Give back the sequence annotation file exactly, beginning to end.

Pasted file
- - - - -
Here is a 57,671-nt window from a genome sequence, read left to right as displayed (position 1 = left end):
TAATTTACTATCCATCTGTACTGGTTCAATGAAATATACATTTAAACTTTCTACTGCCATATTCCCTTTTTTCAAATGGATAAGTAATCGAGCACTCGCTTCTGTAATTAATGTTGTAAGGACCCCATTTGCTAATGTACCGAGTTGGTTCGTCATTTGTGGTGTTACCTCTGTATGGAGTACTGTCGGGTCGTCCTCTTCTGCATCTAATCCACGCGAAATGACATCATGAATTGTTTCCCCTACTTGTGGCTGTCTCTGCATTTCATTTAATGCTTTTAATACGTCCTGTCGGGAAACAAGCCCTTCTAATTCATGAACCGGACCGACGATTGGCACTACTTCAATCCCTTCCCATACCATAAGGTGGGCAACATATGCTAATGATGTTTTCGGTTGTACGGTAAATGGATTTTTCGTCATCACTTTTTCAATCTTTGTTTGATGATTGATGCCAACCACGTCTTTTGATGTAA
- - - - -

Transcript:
Here is a 57,671-nt window from a genome sequence, read left to right as displayed (position 1 = left end):
TAATTTACTATCCATCTGTACTGGTTCAATGAAATATACATTTAAACTTTCTACTGCCATATTCCCTTTTTTCAAATGGATAAGTAATCGAGCACTCGCTTCTGTAATTAATGTTGTAAGGACCCCATTTGCTAATGTACCGAGTTGGTTCGTCATTTGTGGTGTTACCTCTGTATGGAGTACTGTCGGGTCGTCCTCTTCTGCATCTAATCCACGCGAAATGACATCATGAATTGTTTCCCCTACTTGTGGCTGTCTCTGCATTTCATTTAATGCTTTTAATACGTCCTGTCGGGAAACAAGCCCTTCTAATTCATGAACCGGACCGACGATTGGCACTACTTCAATCCCTTCCCATACCATAAGGTGGGCAACATATGCTAATGATGTTTTCGGTTGTACGGTAAATGGATTTTTCGTCATCACTTTTTCAATCTTTGTTTGATGATTGATGCCAACCACGTCTTTTGATGTAA